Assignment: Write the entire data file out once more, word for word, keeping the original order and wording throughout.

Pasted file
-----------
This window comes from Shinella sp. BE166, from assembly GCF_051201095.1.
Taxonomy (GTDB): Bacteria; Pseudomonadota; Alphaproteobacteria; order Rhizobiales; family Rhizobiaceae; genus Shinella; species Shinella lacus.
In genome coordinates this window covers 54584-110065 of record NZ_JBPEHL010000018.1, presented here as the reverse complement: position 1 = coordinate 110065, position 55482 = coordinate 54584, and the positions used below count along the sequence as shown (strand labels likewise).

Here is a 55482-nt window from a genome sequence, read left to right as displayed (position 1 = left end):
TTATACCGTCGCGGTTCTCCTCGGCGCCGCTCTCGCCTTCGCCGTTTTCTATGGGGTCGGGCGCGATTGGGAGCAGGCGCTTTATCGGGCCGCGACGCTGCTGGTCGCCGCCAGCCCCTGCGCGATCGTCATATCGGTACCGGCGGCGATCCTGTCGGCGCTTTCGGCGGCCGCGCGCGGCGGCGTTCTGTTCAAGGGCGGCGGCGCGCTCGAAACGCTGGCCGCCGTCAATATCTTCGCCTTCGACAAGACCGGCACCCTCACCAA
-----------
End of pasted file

This window comes from Shinella sp. BE166, from assembly GCF_051201095.1.
Taxonomy (GTDB): Bacteria; Pseudomonadota; Alphaproteobacteria; order Rhizobiales; family Rhizobiaceae; genus Shinella; species Shinella lacus.
In genome coordinates this window covers 54584-110065 of record NZ_JBPEHL010000018.1, presented here as the reverse complement: position 1 = coordinate 110065, position 55482 = coordinate 54584, and the positions used below count along the sequence as shown (strand labels likewise).

Here is a 55482-nt window from a genome sequence, read left to right as displayed (position 1 = left end):
TTATACCGTCGCGGTTCTCCTCGGCGCCGCTCTCGCCTTCGCCGTTTTCTATGGGGTCGGGCGCGATTGGGAGCAGGCGCTTTATCGGGCCGCGACGCTGCTGGTCGCCGCCAGCCCCTGCGCGATCGTCATATCGGTACCGGCGGCGATCCTGTCGGCGCTTTCGGCGGCCGCGCGCGGCGGCGTTCTGTTCAAGGGCGGCGGCGCGCTCGAAACGCTGGCCGCCGTCAATATCTTCGCCTTCGACAAGACCGGCACCCTCACCAA